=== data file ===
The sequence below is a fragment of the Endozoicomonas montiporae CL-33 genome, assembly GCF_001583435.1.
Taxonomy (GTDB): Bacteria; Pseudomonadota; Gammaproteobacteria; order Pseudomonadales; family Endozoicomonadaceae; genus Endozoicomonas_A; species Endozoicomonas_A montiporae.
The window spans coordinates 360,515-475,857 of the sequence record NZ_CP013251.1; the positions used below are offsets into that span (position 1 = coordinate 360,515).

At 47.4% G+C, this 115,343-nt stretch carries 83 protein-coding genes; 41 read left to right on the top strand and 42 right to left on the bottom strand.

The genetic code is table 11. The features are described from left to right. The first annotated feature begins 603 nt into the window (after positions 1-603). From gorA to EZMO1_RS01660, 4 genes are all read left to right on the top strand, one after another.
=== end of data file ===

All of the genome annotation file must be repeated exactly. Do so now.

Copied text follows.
The sequence below is a fragment of the Endozoicomonas montiporae CL-33 genome, assembly GCF_001583435.1.
Taxonomy (GTDB): Bacteria; Pseudomonadota; Gammaproteobacteria; order Pseudomonadales; family Endozoicomonadaceae; genus Endozoicomonas_A; species Endozoicomonas_A montiporae.
The window spans coordinates 360,515-475,857 of the sequence record NZ_CP013251.1; the positions used below are offsets into that span (position 1 = coordinate 360,515).

At 47.4% G+C, this 115,343-nt stretch carries 83 protein-coding genes; 41 read left to right on the top strand and 42 right to left on the bottom strand.

The genetic code is table 11. The features are described from left to right. The first annotated feature begins 603 nt into the window (after positions 1-603). From gorA to EZMO1_RS01660, 4 genes are all read left to right on the top strand, one after another.